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Top 5 Effective Ways
Trauma-Informed Supervisors Retain Their Staff

For supervisors in Health and Human Services organizations, it can be tough to know
whether what you’re doing is making a positive difference to help your employees and teams.
You got into the field to help people. Not just the people your organization serves, but also the
people you work with and who work for you. All of you felt a calling to help others.

But there is no question jobs in the human services sector carry with them some downsides:

lower pay, heavier careloads, overburdensome paperwork, and higher stress environments, just to name a few. Secondary Traumatic Stress (STS) is a common job hazard for those directly serving vulnerable populations, like physicians, psychotherapists, human service workers, and first responders. “Some of the documented negative organizational effects that can result from STS are increased absenteeism, impaired judgment, low productivity, poorer quality of work, higher staff turnover, and greater staff friction.”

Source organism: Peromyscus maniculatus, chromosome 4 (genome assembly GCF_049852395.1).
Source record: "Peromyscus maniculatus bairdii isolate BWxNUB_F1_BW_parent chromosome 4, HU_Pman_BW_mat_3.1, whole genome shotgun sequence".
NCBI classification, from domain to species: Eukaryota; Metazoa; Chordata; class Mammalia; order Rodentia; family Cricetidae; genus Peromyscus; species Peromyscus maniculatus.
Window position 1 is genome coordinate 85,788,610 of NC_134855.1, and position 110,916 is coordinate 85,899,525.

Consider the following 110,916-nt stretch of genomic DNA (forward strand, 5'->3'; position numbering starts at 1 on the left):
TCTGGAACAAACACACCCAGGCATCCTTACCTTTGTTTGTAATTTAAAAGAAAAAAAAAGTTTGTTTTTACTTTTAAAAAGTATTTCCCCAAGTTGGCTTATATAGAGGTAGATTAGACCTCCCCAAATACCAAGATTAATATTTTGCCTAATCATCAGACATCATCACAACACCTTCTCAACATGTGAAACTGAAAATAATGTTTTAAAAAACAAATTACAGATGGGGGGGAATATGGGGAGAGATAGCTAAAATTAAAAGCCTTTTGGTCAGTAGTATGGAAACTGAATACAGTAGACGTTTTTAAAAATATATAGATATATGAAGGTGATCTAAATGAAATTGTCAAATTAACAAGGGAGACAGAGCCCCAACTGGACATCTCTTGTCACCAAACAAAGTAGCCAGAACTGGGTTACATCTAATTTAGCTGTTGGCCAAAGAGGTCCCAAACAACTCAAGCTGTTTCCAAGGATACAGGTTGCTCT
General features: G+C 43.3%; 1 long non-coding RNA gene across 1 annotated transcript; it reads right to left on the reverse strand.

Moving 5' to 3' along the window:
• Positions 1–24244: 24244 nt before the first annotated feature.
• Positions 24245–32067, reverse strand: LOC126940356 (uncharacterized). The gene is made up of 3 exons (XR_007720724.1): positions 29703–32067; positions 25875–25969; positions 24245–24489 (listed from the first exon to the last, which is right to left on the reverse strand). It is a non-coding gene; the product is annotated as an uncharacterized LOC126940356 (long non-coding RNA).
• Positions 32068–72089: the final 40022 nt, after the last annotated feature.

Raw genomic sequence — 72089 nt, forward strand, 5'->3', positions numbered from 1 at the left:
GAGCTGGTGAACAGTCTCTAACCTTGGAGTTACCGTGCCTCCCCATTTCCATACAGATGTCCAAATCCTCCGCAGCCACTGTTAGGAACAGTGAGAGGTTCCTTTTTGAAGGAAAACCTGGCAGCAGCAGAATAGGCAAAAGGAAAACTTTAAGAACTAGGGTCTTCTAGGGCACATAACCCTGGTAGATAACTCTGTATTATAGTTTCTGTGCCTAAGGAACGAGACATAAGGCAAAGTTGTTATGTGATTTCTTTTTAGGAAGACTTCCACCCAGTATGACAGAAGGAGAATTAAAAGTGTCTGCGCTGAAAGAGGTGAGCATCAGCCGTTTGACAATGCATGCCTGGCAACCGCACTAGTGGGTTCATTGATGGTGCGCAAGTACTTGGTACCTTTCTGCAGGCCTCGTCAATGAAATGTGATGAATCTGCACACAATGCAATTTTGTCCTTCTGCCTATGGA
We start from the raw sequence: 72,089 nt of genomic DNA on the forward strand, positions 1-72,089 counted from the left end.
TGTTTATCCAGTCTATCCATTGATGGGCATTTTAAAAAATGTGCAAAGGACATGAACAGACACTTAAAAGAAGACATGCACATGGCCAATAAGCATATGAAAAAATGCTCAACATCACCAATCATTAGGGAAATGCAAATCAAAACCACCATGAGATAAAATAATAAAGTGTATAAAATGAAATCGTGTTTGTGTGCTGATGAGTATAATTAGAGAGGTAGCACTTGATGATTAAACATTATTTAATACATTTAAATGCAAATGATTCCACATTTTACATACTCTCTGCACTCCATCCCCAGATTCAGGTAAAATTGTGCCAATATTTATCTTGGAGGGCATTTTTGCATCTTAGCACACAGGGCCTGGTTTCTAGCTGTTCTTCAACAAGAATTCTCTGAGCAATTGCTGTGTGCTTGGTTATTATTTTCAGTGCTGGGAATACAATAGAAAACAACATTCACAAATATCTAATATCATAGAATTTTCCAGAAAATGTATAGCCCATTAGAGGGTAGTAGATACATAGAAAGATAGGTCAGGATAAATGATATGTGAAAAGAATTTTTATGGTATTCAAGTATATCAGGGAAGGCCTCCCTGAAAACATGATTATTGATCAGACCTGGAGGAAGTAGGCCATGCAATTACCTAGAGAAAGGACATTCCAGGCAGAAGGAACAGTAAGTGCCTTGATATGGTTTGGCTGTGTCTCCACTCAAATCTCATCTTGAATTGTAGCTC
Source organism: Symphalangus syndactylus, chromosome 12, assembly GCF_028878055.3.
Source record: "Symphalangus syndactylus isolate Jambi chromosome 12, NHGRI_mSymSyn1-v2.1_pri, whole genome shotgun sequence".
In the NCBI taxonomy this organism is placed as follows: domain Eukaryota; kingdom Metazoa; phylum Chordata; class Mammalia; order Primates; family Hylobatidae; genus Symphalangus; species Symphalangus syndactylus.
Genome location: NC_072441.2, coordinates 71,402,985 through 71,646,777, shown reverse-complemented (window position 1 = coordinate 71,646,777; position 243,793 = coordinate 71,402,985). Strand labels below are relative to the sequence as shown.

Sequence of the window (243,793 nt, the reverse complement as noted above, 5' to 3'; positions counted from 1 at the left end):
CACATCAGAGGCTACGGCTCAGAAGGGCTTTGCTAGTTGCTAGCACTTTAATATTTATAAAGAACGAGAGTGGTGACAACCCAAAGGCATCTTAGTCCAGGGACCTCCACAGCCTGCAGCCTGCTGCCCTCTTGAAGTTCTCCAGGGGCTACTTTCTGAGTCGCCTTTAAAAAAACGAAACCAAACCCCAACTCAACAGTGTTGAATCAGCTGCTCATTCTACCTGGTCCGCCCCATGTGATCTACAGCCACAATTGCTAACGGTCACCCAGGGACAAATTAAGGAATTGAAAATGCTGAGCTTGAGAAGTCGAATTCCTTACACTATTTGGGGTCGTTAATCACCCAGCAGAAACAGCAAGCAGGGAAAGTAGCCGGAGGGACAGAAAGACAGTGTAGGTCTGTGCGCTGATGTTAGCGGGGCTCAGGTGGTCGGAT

That’s why it’s essential to be connected to your employees and have their pulse, to be able
to support them when and where they need it, and create pathways to success. Valued
and supported employees create happier workplaces, happier clients, and a more fulfilled
supervisor – you!

The flip side is likely to cost you, your employees, your organization... and your clients.

According to Chron. Magazine2, dissatisfied employees are more likely to be tardy, call in
sick, take longer breaks, have lower work quality, receive more complaints from co-workers
and clients, complain more themselves – often about small things, and quit their jobs, leaving
everyone else to pick up the slack.

But for every dissatisfying aspect of their job, your staff will stay if they are valued, respected, and feel like they are making a difference.


And when you retain happy, productive staff, everyone wins.


If you knew making a few adjustments in your supervisory approach would help you retain and support your staff, would you?


Silver Linings International (SLI) recently asked successful agency supervisors around the U.S. to
help us understand what they’ve done to increase their employee’s performance and feelings
of psychological safety to offset the current, tough reality of working in the health and human
services sector.

We also asked some of their employees what they wanted and needed to feel safe, happy, and
supported in their jobs. They shared some tips on what works and what hurts.

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